The Review of Reviews, Volume 12

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William Thomas Stead
Office of the Review of Reviews, 1895
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Page 356 - His love in time past forbids me to think He'll leave me at last in trouble to sink; Each sweet Ebenezer I have in review Confirms his good pleasure to help me quite through.
Page 31 - I call therefore a complete and generous education, that which fits a man to perform justly, skilfully, and magnanimously all the offices, both private and public, of peace and war.
Page 405 - Evolution is an integration of matter and concomitant dissipation of motion ; during which the matter passes from an indefinite, incoherent homogeneity to a definite, coherent heterogeneity ; and during •which the retained motion undergoes a parallel transformation.
Page 125 - The pacification of Ireland at this moment depends, I believe, on the concession to Ireland of the right to govern itself in the matter of its purely domestic business. Is it not discreditable to us that even now it is only by unconstitutional means that we are able to secure peace and order in one portion of her Majesty's dominions?
Page 152 - The noise subsided, and he was asked if he had anything to say why sentence of death should not be passed upon him.
Page 402 - ... taken place. They can show that the degrees of difference so produced are often, as in dogs, greater than those on which distinctions of species are in other cases founded. They can show that it is a matter of dispute whether some of these modified forms are varieties or separate species.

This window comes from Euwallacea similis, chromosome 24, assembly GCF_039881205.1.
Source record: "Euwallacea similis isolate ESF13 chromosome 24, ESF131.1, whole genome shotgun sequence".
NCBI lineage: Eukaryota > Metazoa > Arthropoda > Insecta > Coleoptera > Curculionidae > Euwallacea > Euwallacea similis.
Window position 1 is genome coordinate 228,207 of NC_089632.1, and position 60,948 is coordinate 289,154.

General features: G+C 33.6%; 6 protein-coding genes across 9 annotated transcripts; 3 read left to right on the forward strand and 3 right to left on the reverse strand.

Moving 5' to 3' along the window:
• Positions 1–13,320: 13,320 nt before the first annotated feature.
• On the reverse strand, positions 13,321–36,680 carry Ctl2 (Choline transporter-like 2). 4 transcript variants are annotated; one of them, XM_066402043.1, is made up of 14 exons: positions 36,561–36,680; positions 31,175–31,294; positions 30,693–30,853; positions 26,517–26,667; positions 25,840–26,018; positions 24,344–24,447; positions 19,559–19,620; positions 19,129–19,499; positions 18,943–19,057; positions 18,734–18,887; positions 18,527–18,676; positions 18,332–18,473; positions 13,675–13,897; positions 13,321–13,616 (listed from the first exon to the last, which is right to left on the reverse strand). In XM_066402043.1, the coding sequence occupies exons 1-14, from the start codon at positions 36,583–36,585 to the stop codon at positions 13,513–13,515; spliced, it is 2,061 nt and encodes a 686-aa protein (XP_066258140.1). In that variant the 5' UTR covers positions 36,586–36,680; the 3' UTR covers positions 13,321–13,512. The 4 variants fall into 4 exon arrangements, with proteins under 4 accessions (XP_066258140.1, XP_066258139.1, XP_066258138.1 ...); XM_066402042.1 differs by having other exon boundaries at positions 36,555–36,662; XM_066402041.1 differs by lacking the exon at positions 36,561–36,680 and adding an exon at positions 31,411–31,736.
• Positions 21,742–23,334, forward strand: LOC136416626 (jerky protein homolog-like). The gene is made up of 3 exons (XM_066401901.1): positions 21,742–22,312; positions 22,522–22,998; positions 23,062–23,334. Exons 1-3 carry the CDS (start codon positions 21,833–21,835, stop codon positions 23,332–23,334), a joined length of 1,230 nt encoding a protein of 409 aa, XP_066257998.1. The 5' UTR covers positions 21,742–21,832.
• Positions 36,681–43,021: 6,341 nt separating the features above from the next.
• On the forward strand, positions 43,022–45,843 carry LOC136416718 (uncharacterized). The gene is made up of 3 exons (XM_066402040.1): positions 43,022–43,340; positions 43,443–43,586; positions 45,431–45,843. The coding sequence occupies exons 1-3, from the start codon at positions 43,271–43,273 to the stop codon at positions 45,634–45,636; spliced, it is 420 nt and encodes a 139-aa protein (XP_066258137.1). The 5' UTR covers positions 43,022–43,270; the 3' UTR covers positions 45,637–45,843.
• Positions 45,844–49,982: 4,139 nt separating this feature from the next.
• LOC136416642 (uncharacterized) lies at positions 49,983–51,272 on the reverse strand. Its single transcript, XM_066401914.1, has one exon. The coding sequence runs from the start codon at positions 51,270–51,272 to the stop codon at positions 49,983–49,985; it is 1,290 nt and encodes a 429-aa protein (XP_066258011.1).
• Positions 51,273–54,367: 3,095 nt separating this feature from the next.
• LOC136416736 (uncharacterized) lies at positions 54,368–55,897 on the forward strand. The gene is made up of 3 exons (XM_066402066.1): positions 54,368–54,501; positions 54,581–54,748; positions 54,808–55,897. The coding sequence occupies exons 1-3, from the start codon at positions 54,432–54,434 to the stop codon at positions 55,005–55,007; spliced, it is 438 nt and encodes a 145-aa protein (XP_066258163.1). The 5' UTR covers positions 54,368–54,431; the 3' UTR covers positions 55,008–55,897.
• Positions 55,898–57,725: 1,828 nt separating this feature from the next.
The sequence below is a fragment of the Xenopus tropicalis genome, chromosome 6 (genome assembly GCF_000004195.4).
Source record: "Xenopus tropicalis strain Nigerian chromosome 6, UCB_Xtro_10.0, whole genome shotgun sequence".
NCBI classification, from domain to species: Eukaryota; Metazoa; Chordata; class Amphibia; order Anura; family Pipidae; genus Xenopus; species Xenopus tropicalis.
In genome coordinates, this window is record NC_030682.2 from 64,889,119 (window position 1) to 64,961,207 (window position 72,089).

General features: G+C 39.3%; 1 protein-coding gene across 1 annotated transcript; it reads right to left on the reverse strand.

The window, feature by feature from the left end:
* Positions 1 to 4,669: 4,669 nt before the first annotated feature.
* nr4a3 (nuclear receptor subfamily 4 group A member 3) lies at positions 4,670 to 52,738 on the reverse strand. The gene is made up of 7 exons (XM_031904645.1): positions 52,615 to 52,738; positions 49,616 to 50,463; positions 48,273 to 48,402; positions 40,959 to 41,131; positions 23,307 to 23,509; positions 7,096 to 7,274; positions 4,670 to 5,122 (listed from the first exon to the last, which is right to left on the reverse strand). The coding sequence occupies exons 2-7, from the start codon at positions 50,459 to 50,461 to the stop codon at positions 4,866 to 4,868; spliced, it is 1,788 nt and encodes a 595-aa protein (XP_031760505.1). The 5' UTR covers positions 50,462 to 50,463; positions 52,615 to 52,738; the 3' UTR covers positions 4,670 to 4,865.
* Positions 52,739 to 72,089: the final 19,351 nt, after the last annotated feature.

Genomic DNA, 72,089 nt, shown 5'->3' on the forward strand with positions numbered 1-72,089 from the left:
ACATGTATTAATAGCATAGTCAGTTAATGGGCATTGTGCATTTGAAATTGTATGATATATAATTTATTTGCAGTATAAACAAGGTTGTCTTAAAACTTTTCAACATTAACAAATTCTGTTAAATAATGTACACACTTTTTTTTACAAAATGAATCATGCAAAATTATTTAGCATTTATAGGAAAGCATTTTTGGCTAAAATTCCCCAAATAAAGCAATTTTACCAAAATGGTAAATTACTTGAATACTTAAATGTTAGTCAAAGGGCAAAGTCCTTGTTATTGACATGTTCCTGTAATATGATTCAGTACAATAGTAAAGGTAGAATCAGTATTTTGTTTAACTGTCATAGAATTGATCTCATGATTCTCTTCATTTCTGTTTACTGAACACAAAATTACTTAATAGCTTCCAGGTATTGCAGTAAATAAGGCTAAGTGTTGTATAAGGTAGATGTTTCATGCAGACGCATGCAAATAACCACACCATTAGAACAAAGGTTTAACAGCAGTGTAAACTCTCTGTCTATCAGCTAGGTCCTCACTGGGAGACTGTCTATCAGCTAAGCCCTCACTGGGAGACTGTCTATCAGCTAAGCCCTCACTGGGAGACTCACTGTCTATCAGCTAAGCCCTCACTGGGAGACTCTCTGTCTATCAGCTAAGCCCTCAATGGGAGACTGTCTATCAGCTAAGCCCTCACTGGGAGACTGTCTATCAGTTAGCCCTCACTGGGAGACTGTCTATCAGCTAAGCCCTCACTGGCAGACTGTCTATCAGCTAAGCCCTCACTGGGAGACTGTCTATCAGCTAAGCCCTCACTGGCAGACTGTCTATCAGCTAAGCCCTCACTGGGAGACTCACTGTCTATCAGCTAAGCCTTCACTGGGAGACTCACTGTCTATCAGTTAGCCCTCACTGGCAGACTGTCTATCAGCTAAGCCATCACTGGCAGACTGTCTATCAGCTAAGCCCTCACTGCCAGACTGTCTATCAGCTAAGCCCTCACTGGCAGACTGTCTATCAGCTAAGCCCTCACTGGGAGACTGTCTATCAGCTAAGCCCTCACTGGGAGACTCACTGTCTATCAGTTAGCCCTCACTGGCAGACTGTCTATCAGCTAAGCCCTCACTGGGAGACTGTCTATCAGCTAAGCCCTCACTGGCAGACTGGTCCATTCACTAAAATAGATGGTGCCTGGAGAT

Page 402 - ... nature there is at work a modifying influence of the kind they assign as the cause of these specific differences : an influence which, though slow in its action, does, in time, if the circumstances demand it, produce marked changes — an influence which, to all appearance, would produce in the millions of years, and under the great varieties of condition which geological records imply, any amount of change.
Page 277 - Chuen. The country of the hills of mud, the land of Mu was sacrificed: being twice upheaved it suddenly disappeared during the night, the basin being continually shaken by volcanic forces. Being confined, these caused the land to sink and to rise several times and in various places.
Page 120 - I share your hopes and your aspirations, and I resent the insults, the injuries, and the injustice from which you have suffered so long at the hands of a privileged assembly. But the cup is nearly full.
Page 31 - Now once again by all concurrence of signs and by the general instinct of holy and devout men as they daily and solemnly express their thoughts, God is decreeing to begin some new and great period in his Church, even to the reforming of Reformation itself; what does he then but reveal Himself to his servants, and as his manner is, first to his Englishmen...

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